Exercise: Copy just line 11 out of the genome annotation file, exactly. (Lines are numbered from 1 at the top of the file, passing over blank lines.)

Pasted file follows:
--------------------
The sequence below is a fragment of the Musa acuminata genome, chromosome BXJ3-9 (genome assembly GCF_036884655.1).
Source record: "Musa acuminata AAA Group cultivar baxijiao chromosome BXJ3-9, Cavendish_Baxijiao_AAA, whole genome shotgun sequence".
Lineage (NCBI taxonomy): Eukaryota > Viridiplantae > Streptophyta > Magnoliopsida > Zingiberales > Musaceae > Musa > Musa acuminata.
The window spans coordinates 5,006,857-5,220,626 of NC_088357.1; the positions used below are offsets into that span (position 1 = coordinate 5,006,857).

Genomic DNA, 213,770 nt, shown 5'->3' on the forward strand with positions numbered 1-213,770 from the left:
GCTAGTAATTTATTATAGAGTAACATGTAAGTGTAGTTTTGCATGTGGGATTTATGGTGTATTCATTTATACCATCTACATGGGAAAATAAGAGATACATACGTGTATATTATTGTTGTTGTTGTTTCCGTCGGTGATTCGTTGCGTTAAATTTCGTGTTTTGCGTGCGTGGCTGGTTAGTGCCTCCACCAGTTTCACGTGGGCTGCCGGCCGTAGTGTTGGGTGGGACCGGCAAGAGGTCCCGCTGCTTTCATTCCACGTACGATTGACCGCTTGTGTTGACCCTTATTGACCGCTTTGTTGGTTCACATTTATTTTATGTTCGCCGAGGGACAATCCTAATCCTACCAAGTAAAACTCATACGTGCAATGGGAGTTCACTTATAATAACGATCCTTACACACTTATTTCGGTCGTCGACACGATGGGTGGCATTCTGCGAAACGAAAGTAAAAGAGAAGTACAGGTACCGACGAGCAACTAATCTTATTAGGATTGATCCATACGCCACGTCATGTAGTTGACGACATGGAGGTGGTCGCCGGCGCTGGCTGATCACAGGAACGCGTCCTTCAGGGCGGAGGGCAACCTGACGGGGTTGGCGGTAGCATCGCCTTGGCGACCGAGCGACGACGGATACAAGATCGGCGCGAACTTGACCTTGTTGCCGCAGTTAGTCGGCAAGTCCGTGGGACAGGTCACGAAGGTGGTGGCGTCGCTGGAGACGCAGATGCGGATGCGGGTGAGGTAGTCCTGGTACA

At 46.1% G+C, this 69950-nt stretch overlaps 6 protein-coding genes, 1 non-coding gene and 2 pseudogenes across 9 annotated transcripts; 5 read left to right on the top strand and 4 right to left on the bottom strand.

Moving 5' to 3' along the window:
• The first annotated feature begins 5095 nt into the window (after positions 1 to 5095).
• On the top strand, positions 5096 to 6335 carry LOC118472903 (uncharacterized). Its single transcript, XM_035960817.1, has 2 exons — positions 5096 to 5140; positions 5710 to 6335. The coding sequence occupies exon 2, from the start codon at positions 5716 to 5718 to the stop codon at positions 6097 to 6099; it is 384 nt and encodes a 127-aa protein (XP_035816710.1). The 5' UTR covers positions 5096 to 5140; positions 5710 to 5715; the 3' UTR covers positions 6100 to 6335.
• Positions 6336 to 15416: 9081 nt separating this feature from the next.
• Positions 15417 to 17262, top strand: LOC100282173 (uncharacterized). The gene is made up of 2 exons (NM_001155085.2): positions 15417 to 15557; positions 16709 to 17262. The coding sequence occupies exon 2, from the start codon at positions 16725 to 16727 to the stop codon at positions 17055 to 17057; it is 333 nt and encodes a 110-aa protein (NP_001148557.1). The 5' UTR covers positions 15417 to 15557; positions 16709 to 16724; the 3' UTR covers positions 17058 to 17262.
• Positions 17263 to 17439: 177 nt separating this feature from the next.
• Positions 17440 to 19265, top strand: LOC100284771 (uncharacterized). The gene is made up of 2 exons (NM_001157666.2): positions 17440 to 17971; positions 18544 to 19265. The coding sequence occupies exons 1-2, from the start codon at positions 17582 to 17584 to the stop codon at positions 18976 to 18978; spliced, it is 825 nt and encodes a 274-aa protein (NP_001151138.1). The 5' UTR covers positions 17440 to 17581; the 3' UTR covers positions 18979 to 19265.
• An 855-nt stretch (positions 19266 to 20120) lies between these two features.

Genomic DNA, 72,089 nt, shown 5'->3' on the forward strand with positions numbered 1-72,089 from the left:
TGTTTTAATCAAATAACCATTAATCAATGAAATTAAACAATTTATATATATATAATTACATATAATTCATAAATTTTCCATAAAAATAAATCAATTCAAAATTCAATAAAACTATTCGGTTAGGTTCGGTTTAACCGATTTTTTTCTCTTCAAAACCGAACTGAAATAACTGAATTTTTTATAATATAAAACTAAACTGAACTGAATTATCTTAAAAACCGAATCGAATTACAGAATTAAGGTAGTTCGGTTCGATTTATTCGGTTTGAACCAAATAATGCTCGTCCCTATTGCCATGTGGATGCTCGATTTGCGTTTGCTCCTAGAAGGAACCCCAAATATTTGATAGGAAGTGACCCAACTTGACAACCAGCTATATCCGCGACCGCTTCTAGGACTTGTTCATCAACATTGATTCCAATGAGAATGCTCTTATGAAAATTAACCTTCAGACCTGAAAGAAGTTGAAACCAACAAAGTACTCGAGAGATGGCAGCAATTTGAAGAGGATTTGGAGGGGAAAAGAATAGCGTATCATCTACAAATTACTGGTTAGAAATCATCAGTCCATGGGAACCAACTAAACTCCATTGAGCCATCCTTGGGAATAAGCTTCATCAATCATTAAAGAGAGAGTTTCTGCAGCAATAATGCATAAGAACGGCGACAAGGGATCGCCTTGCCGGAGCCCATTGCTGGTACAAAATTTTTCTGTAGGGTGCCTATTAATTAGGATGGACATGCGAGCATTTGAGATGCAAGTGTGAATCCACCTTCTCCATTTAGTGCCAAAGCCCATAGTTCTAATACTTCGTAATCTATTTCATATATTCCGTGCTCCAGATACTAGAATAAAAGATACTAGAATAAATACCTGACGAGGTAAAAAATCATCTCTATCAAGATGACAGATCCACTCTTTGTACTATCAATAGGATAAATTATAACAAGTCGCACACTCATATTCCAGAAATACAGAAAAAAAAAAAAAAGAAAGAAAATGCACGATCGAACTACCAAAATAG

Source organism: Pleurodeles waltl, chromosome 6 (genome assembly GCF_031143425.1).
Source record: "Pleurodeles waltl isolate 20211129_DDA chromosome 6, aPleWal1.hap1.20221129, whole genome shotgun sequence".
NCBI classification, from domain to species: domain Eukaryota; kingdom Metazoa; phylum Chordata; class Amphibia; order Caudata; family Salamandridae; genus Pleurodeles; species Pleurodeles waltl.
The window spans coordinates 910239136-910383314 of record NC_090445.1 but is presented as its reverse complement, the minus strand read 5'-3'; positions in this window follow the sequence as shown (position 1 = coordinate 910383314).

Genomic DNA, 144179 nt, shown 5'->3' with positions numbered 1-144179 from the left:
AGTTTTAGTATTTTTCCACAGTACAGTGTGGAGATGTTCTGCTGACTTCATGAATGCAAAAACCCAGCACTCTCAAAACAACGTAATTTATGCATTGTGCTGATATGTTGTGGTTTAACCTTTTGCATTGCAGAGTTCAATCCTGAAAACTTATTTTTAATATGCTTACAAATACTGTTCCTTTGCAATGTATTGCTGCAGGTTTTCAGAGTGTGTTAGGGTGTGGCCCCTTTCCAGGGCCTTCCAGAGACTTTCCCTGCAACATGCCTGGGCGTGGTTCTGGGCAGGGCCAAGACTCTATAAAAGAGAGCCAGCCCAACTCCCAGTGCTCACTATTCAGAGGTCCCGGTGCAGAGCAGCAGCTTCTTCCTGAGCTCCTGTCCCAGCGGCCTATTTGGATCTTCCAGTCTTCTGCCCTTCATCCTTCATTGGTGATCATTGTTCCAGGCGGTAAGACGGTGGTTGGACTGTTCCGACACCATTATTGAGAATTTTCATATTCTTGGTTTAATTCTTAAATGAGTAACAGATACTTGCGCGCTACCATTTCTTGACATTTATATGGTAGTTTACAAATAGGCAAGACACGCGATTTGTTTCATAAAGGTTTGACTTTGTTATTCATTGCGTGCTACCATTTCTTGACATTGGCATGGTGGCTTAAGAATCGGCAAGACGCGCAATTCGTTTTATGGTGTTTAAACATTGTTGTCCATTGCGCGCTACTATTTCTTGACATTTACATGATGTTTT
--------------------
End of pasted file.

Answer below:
• Positions 6336 to 15416: 9081 nt separating this feature from the next.